California is hoping to legislate single-use plastics with the continued discussion on a bill to remove them. The bill has two main goals. The first is to reduce single-use packaging and products to the “maximum extent feasible.” The second, a mandate that all single-use packaging manufactured and sold in California after January 1, 2030 must be recyclable or compostable. On September 10, the bill returned to the senate floor for consideration. Plastic’s harm to land, animals, and people has been widely reported.
The bill also states that by 2030, regulations would maintain a 75% reduction of generated single-use plastic by composting, recycling or reduction. In the bill text, lawmakers outline the disposal and production of plastic, reporting global production at 335 million tons and the disposal of 30 million tons in the United States. Much of the disposed plastic ends up in oceans, a significant fact to a state with the Pacific Ocean as its western boundary.
California taking a stand on plastics will have a significant effect on the United States, from a population perspective and in establishing it as a model for other states. One out of every eight people in the United States lives in California. The bill calls California the 5th largest economy in the world.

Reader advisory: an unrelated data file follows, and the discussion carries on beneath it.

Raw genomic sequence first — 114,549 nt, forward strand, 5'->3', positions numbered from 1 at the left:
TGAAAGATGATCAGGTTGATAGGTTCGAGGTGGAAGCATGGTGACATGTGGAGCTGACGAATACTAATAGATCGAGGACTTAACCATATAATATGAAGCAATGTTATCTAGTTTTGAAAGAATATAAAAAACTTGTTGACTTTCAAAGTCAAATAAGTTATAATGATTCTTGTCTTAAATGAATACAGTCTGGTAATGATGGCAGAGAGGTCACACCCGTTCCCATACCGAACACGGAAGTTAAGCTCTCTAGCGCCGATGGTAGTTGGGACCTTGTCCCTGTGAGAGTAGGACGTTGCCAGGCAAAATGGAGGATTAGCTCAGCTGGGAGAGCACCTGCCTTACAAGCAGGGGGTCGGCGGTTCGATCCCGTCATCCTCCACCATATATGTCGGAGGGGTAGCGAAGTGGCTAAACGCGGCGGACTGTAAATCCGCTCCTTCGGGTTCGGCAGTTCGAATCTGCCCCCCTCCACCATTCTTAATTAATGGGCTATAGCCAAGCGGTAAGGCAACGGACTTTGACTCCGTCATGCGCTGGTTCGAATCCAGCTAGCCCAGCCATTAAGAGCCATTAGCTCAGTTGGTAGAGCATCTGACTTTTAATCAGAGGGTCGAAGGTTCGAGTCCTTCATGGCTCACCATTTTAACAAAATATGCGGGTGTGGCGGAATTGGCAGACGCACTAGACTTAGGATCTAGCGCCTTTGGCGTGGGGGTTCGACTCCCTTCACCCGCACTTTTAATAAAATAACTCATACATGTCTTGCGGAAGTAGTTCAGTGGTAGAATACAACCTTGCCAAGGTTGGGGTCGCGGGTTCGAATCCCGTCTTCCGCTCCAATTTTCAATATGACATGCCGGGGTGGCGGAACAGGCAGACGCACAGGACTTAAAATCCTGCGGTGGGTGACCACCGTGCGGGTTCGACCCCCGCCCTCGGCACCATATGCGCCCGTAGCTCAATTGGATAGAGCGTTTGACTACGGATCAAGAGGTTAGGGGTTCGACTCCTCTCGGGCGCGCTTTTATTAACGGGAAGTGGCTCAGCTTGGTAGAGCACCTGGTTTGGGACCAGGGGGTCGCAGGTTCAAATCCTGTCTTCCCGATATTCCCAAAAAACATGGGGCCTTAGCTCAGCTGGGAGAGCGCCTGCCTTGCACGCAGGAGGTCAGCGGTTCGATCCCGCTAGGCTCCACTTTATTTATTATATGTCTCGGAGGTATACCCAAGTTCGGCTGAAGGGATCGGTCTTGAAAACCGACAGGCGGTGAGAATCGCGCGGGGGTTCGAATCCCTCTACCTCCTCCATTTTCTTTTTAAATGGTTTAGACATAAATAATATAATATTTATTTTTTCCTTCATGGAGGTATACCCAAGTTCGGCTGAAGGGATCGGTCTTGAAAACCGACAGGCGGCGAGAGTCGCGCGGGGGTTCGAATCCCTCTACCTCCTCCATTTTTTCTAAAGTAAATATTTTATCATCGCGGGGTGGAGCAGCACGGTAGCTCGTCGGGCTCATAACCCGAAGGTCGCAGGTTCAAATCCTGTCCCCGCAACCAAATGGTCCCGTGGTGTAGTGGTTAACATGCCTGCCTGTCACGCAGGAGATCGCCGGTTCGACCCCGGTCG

As plastic production increases, it becomes harder to dispose of and recycle. In a hearing on September 10, bill author Assemblywoman Lorena Gonzalez (D- San Diego) made comments including, “While the state and local communities in California have tried to reduce the burden from single-use packaging since the 1980s, taxpayers and local governments still spend over $420 million annually in ongoing efforts to clean up and prevent litter in streets, storm drains, parks and waterways. Not only is cleanup expensive, but it cannot keep pace with the production of single-use disposable items, which continues to grow exponentially.”
The state has long been a leader in environmental action, including early plastic legislation. In September, 2018, the governor signed a bill banning single-use straws in restaurants, following its 2014 bill banning single-use plastic bags. California was the first state to ban single-use plastic bags.
Read more on our coverage of plastic in oceans, and check out the article, “Is it Really Worth the Convenience? 6 Ways Plastic is Harming Animals, the Planet and Us.”
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